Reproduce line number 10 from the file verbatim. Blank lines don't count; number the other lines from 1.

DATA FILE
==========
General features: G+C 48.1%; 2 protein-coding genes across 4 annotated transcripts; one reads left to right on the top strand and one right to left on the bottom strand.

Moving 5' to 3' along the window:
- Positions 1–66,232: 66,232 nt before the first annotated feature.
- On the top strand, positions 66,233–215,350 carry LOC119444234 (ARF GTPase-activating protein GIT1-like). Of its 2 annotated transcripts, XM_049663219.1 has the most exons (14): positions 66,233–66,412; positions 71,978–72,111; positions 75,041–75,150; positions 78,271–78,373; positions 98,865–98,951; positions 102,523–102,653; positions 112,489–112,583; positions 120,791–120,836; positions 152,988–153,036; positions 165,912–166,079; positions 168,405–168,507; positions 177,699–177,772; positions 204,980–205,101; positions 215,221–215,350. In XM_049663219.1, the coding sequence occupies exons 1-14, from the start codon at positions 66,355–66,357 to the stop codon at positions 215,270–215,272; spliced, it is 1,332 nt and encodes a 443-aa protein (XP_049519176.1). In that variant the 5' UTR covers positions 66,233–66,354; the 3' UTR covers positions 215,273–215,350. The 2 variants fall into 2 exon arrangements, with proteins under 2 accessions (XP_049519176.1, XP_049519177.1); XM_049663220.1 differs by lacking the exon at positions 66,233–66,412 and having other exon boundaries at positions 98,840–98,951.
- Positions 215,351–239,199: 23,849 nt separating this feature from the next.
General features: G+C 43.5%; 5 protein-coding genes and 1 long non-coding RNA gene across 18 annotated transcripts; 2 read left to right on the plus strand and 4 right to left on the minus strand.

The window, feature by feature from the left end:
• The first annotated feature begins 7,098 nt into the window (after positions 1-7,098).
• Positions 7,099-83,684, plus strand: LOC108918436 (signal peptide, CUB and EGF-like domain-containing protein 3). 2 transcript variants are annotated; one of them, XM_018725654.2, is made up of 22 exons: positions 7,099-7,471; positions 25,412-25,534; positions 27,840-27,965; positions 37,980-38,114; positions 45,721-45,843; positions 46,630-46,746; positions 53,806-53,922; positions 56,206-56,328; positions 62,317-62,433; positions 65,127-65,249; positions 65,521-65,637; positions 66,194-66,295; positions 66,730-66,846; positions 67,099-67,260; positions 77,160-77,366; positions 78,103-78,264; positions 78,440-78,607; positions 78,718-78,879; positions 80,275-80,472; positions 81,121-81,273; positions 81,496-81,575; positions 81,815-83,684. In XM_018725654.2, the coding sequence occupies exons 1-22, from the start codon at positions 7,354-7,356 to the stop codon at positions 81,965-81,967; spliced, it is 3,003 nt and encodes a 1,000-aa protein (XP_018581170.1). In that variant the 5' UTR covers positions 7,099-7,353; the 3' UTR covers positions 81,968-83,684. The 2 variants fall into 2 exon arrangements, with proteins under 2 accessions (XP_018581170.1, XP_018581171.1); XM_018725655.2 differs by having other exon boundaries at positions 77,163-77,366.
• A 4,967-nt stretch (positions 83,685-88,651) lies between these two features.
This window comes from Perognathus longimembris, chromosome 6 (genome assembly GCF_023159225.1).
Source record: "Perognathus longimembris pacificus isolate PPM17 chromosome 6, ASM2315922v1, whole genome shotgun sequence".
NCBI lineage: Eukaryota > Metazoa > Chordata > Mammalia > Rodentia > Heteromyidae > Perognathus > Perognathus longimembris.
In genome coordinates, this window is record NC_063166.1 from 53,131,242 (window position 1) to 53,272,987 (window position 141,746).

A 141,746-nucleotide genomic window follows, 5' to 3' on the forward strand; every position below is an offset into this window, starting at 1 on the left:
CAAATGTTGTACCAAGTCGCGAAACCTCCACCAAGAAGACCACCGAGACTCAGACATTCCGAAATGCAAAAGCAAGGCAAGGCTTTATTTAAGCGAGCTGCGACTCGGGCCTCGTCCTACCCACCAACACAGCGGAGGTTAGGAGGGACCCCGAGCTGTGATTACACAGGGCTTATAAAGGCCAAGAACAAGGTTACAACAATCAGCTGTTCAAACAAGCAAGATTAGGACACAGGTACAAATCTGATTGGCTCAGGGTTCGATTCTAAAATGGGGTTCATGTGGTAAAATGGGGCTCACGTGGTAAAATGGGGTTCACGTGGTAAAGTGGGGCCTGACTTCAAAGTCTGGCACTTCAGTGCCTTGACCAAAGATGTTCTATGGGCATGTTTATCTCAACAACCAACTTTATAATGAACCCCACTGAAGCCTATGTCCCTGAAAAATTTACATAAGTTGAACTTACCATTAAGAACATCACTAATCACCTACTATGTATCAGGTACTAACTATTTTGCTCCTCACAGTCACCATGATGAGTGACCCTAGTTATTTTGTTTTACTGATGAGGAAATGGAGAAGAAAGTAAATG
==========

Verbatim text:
• A 4,967-nt stretch (positions 83,685-88,651) lies between these two features.